Combustible Celluloid
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With: Cosmo Jarvis, Dela Meskienyar, Jonny Lee Miller, Victor Garber , Jeremy Bobb, Dan Hedaya, Rhea Perlman, Ramsey Fargallah, Heather Raffo
Written by: Tim Sutton
Directed by: Tim Sutton
MPAA Rating: NR
Running Time: 95
Date: 04/02/2021

Funny Face (2021)

3 Stars (out of 4)

Through Thick and Grin

By Jeffrey M. Anderson

Like a gloomier Joker at a fraction of the budget and half the speed, this weird, pensive drama tells an eerily quiet and hypnotically effective story of discarded and powerless souls on the edge.

Saul (Cosmo Jarvis) is an anti-social man who regularly listens to New York Knicks games and is seething with rage over the fact that his grandparents' building is being sold and turned into a parking lot. One day a strange, creepily grinning mask appears and he takes to wearing it everywhere.

In a convenience store, a young woman, Zama (Dela Meskienyar) — who wears a niqab and is on the run from her strict aunt and uncle — is caught shoplifting. A masked Saul saves her and pays for her things, and the two misfits become friends. They steal a car and begin living on the streets. At the same time, Saul begins hatching a plan against the Developer (Jonny Lee Miller) who is upsetting his grandparents' lives.

Written and directed by Tim Sutton, Funny Face has a totally assured vision, a completely insulated and static New York, a place where things seem stuck and beauty is rare. Yet while the story lopes along in unmoving blocks, beauty does emerge. Saul has a favorite rooftop spot where he can sit and watch Coney Island, Zama goes shopping for a bright, yellow hijab to replace her dour, black niqab, and there's a dream of James Dean. Food is important as well, as when the couple devours gooey slices of pizza or delicious deli pickles.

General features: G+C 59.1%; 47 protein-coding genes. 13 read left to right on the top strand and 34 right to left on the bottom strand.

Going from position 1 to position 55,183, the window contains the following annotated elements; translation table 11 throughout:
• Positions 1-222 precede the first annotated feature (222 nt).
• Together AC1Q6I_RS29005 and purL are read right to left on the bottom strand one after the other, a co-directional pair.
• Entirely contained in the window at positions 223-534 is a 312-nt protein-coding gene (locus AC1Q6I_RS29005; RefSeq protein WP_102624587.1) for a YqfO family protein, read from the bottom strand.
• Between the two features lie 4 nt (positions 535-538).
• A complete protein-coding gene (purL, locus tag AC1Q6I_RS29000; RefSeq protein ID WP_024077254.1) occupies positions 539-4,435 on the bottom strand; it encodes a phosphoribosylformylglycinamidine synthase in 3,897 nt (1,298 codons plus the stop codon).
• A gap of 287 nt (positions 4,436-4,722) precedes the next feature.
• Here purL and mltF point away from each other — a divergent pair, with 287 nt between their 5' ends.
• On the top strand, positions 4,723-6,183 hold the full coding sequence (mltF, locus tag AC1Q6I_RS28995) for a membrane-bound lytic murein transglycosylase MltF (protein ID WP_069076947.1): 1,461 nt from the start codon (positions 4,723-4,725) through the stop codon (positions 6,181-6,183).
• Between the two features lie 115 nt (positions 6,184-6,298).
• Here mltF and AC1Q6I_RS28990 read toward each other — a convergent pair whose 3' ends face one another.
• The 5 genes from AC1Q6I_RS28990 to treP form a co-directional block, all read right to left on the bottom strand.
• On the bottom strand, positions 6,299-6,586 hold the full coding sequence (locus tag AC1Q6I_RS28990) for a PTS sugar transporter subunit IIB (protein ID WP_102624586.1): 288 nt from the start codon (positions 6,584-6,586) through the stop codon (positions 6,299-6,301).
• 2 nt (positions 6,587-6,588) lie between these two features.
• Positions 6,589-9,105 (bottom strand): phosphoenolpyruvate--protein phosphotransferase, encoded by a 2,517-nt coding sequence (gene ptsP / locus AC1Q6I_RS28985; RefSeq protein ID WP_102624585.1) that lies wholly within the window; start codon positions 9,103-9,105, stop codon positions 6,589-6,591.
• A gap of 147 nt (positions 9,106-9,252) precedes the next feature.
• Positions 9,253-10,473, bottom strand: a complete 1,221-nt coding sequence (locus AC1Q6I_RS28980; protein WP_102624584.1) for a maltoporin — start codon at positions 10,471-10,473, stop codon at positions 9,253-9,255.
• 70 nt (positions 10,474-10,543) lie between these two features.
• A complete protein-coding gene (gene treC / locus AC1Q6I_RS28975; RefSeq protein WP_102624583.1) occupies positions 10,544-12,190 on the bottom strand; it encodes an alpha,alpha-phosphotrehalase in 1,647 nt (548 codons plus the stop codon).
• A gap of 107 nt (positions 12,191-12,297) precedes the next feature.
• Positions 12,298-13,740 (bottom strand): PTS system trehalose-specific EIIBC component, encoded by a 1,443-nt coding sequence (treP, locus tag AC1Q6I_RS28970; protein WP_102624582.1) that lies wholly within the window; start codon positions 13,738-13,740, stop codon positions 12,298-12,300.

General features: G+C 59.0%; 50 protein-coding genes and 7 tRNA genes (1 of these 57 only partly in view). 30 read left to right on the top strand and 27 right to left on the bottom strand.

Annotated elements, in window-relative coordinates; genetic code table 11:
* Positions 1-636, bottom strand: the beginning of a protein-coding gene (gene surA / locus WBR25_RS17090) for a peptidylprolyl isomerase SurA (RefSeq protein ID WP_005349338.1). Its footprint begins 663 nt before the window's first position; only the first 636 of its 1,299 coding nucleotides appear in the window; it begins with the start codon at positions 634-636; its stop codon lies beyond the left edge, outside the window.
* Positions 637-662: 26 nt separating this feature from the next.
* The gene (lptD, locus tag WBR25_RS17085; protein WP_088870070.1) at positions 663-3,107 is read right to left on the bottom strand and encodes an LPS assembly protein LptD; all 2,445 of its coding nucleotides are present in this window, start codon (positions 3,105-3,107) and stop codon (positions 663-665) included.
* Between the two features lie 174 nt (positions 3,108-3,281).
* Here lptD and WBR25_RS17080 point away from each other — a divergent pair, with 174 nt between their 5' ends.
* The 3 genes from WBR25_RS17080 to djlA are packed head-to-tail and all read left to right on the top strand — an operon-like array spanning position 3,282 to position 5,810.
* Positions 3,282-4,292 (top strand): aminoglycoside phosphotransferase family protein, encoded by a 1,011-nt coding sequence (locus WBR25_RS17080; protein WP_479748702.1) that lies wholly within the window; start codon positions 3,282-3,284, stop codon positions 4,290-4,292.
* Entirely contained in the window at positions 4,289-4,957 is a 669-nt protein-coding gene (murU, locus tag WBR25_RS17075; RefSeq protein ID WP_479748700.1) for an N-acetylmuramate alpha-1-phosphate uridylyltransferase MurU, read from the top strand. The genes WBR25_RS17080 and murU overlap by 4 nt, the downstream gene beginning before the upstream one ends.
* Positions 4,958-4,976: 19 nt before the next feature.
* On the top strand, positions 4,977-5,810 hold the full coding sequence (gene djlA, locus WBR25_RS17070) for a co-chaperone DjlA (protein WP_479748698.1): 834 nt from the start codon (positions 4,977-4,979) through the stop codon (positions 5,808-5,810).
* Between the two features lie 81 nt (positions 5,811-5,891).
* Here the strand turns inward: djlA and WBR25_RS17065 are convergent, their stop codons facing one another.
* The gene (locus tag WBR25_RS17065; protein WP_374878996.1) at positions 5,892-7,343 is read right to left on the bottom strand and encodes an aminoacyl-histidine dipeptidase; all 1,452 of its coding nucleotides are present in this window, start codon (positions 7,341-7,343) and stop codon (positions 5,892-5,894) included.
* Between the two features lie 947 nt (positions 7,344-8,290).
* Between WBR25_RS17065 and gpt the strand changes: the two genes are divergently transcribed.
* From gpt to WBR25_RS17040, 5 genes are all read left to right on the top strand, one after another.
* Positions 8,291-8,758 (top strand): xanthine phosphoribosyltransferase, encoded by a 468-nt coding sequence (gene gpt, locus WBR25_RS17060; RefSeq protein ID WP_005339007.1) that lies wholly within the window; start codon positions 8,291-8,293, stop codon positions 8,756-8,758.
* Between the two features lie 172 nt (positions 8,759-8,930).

Occasionally, Funny Face gives us glimpses of its villains, the wealthy and the elite (played by fine actors like Jeremy Bobb and Victor Garber), speaking in devilish tones in dim rooms, as if money were their blood. They are totally disconnected from the outside world. And the mask itself — which appears out of nowhere — is simply, and brilliantly designed, coaxing deep unease from its sinister grin.

To be sure, the movie progresses at such a low murmur that when Jarvis has his big moment, maniacally, feverishly, trying to explain his devotion to the Knicks, it may seem like one of the greatest performances you've ever seen. Also great are Dan Hedaya and Rhea Perlman in just a couple of scenes as the grandparents.

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